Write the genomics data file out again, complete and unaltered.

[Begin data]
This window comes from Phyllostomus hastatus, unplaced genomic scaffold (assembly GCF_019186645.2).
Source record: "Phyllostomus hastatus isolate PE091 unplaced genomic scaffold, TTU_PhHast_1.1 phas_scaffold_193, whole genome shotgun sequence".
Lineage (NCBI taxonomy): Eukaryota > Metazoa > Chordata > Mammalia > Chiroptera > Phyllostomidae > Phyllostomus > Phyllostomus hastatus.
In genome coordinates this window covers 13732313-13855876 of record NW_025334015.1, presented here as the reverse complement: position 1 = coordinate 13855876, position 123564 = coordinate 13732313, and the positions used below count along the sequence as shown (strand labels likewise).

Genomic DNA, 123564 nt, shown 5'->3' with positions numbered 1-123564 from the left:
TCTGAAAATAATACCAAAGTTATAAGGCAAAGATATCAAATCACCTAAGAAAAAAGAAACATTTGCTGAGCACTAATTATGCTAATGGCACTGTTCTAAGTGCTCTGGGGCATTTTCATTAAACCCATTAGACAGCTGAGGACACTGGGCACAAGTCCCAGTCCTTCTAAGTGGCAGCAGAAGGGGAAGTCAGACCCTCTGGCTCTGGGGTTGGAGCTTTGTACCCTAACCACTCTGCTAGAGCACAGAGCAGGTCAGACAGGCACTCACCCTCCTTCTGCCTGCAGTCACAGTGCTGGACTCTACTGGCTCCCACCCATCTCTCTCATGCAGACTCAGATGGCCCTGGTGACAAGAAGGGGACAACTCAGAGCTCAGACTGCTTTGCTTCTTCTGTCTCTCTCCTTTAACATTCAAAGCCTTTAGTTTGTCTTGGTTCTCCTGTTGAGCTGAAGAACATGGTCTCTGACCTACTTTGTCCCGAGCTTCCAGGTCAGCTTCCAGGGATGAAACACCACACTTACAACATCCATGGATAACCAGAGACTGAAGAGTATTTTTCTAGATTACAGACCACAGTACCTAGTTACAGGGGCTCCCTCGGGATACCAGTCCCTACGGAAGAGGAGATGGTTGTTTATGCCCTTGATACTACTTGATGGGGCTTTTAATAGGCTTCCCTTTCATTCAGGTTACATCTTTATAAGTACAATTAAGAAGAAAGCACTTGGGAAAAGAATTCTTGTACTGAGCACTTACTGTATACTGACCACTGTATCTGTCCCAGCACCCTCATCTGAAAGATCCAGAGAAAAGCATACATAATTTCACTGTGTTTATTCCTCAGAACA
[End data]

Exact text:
This window comes from Phyllostomus hastatus, unplaced genomic scaffold (assembly GCF_019186645.2).
Source record: "Phyllostomus hastatus isolate PE091 unplaced genomic scaffold, TTU_PhHast_1.1 phas_scaffold_193, whole genome shotgun sequence".
Lineage (NCBI taxonomy): Eukaryota > Metazoa > Chordata > Mammalia > Chiroptera > Phyllostomidae > Phyllostomus > Phyllostomus hastatus.
In genome coordinates this window covers 13732313-13855876 of record NW_025334015.1, presented here as the reverse complement: position 1 = coordinate 13855876, position 123564 = coordinate 13732313, and the positions used below count along the sequence as shown (strand labels likewise).

Genomic DNA, 123564 nt, shown 5'->3' with positions numbered 1-123564 from the left:
TCTGAAAATAATACCAAAGTTATAAGGCAAAGATATCAAATCACCTAAGAAAAAAGAAACATTTGCTGAGCACTAATTATGCTAATGGCACTGTTCTAAGTGCTCTGGGGCATTTTCATTAAACCCATTAGACAGCTGAGGACACTGGGCACAAGTCCCAGTCCTTCTAAGTGGCAGCAGAAGGGGAAGTCAGACCCTCTGGCTCTGGGGTTGGAGCTTTGTACCCTAACCACTCTGCTAGAGCACAGAGCAGGTCAGACAGGCACTCACCCTCCTTCTGCCTGCAGTCACAGTGCTGGACTCTACTGGCTCCCACCCATCTCTCTCATGCAGACTCAGATGGCCCTGGTGACAAGAAGGGGACAACTCAGAGCTCAGACTGCTTTGCTTCTTCTGTCTCTCTCCTTTAACATTCAAAGCCTTTAGTTTGTCTTGGTTCTCCTGTTGAGCTGAAGAACATGGTCTCTGACCTACTTTGTCCCGAGCTTCCAGGTCAGCTTCCAGGGATGAAACACCACACTTACAACATCCATGGATAACCAGAGACTGAAGAGTATTTTTCTAGATTACAGACCACAGTACCTAGTTACAGGGGCTCCCTCGGGATACCAGTCCCTACGGAAGAGGAGATGGTTGTTTATGCCCTTGATACTACTTGATGGGGCTTTTAATAGGCTTCCCTTTCATTCAGGTTACATCTTTATAAGTACAATTAAGAAGAAAGCACTTGGGAAAAGAATTCTTGTACTGAGCACTTACTGTATACTGACCACTGTATCTGTCCCAGCACCCTCATCTGAAAGATCCAGAGAAAAGCATACATAATTTCACTGTGTTTATTCCTCAGAACA